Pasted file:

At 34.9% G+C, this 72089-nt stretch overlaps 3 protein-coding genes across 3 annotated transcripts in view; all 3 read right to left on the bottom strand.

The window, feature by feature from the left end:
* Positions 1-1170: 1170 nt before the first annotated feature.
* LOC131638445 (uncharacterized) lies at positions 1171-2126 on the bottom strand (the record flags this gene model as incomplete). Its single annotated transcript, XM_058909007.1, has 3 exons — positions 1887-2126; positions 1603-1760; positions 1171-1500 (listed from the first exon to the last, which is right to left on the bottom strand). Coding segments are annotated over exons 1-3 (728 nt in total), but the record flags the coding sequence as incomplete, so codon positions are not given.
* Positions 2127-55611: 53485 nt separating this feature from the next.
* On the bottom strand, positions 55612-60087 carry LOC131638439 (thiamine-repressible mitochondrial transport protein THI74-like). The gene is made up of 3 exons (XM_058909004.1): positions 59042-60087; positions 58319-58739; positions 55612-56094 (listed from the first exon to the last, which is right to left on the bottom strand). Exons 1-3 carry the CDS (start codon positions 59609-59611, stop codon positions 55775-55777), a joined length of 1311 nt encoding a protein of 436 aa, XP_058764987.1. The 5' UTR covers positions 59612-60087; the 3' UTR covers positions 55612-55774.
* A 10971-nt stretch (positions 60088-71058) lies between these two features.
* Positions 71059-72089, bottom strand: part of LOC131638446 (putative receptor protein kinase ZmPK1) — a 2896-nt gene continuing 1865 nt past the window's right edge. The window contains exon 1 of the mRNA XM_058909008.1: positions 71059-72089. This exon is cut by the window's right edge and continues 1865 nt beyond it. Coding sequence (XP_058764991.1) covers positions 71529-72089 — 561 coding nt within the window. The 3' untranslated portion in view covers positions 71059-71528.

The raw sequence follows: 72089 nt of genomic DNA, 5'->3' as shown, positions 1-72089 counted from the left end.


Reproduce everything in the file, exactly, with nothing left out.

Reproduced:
At 34.9% G+C, this 72089-nt stretch overlaps 3 protein-coding genes across 3 annotated transcripts in view; all 3 read right to left on the bottom strand.

The window, feature by feature from the left end:
* Positions 1-1170: 1170 nt before the first annotated feature.
* LOC131638445 (uncharacterized) lies at positions 1171-2126 on the bottom strand (the record flags this gene model as incomplete). Its single annotated transcript, XM_058909007.1, has 3 exons — positions 1887-2126; positions 1603-1760; positions 1171-1500 (listed from the first exon to the last, which is right to left on the bottom strand). Coding segments are annotated over exons 1-3 (728 nt in total), but the record flags the coding sequence as incomplete, so codon positions are not given.
* Positions 2127-55611: 53485 nt separating this feature from the next.
* On the bottom strand, positions 55612-60087 carry LOC131638439 (thiamine-repressible mitochondrial transport protein THI74-like). The gene is made up of 3 exons (XM_058909004.1): positions 59042-60087; positions 58319-58739; positions 55612-56094 (listed from the first exon to the last, which is right to left on the bottom strand). Exons 1-3 carry the CDS (start codon positions 59609-59611, stop codon positions 55775-55777), a joined length of 1311 nt encoding a protein of 436 aa, XP_058764987.1. The 5' UTR covers positions 59612-60087; the 3' UTR covers positions 55612-55774.
* A 10971-nt stretch (positions 60088-71058) lies between these two features.
* Positions 71059-72089, bottom strand: part of LOC131638446 (putative receptor protein kinase ZmPK1) — a 2896-nt gene continuing 1865 nt past the window's right edge. The window contains exon 1 of the mRNA XM_058909008.1: positions 71059-72089. This exon is cut by the window's right edge and continues 1865 nt beyond it. Coding sequence (XP_058764991.1) covers positions 71529-72089 — 561 coding nt within the window. The 3' untranslated portion in view covers positions 71059-71528.

The raw sequence follows: 72089 nt of genomic DNA, 5'->3' as shown, positions 1-72089 counted from the left end.